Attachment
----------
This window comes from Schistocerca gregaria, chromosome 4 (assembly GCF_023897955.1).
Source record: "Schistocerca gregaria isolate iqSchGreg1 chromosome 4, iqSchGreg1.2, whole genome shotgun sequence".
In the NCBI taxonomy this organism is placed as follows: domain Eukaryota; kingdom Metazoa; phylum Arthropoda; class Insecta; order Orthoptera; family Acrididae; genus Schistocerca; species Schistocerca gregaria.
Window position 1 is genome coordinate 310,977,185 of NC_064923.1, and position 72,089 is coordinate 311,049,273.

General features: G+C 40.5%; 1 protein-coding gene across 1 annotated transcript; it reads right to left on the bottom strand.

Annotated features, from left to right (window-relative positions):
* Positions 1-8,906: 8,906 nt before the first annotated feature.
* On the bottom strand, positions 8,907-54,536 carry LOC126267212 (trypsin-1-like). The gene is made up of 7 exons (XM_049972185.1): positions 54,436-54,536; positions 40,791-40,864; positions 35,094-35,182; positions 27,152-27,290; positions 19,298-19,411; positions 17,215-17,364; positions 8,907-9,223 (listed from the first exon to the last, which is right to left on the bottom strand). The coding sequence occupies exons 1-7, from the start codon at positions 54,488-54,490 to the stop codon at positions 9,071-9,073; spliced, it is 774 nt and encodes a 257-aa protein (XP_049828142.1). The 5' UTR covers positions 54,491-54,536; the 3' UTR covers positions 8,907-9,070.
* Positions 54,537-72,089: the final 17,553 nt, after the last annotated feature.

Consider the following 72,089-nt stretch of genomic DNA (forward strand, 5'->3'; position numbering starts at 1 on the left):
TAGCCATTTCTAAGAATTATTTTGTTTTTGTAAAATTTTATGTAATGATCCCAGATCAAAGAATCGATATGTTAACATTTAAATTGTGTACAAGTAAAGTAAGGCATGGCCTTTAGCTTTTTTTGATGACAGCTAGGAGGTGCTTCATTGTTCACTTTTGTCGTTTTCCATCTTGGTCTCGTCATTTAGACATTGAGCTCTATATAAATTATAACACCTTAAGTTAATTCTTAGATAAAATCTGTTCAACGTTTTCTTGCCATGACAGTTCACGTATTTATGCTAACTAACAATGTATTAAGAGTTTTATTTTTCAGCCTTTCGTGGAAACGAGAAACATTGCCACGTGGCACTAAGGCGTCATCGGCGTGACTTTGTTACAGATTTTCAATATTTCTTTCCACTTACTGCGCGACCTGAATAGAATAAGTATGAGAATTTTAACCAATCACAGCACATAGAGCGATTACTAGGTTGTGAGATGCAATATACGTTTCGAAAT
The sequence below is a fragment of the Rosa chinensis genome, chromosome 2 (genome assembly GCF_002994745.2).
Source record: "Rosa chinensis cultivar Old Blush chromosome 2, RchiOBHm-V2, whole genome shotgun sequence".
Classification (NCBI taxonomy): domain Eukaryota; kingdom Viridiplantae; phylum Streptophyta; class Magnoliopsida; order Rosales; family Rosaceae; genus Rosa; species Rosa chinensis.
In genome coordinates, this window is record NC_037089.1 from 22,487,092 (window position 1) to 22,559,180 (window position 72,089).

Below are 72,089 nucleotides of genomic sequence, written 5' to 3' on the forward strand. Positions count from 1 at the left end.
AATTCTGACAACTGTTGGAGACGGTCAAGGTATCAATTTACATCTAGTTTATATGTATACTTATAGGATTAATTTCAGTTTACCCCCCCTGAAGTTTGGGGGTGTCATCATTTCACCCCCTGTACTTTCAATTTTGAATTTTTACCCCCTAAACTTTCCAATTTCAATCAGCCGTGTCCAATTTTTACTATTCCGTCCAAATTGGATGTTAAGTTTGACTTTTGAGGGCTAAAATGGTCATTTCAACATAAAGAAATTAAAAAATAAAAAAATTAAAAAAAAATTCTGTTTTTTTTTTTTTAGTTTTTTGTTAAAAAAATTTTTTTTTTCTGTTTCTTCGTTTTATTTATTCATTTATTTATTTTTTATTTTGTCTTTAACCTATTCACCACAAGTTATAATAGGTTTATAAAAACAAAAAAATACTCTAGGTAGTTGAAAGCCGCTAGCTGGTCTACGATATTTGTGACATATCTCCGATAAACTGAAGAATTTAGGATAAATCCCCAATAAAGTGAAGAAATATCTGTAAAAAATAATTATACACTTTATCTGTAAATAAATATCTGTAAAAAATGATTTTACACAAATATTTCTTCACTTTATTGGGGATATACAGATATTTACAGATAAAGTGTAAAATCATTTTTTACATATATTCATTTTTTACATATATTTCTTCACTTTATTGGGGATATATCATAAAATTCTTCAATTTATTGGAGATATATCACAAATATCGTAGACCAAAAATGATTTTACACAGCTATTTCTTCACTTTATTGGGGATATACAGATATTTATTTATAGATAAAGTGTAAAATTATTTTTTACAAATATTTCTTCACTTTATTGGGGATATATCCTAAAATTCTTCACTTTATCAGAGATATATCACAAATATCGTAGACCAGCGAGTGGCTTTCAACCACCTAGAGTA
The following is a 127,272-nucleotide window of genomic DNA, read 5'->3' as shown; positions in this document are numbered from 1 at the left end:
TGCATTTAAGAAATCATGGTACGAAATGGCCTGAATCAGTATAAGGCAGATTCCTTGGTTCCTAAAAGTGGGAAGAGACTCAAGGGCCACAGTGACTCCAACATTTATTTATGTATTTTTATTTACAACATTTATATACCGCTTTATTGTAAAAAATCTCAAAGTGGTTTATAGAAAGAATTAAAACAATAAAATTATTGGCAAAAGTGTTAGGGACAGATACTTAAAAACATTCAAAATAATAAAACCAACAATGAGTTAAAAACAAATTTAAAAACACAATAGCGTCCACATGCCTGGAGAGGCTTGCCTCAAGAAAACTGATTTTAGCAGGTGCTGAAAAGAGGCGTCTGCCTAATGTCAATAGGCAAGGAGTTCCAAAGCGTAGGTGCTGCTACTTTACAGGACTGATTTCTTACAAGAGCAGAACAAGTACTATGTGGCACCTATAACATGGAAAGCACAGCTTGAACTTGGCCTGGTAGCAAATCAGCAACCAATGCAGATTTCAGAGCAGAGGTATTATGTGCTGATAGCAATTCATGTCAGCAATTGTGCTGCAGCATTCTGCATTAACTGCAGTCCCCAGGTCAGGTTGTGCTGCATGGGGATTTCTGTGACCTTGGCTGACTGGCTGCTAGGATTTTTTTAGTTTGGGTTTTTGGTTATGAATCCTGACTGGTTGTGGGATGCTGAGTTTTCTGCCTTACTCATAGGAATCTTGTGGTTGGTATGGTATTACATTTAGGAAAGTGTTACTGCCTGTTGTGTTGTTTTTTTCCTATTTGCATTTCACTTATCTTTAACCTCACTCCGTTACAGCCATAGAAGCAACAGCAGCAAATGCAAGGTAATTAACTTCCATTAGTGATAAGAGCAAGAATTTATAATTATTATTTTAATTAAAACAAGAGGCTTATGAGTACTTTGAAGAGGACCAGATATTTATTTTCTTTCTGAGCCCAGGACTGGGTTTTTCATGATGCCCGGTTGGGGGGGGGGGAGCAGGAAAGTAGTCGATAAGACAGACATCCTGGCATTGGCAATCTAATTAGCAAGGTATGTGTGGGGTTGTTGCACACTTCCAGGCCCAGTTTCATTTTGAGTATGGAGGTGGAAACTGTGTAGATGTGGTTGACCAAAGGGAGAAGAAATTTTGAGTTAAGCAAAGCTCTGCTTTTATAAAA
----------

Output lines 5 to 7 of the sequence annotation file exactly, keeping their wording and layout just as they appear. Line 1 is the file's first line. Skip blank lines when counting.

General features: G+C 40.5%; 1 protein-coding gene across 1 annotated transcript; it reads right to left on the bottom strand.

Annotated features, from left to right (window-relative positions):
* Positions 1-8,906: 8,906 nt before the first annotated feature.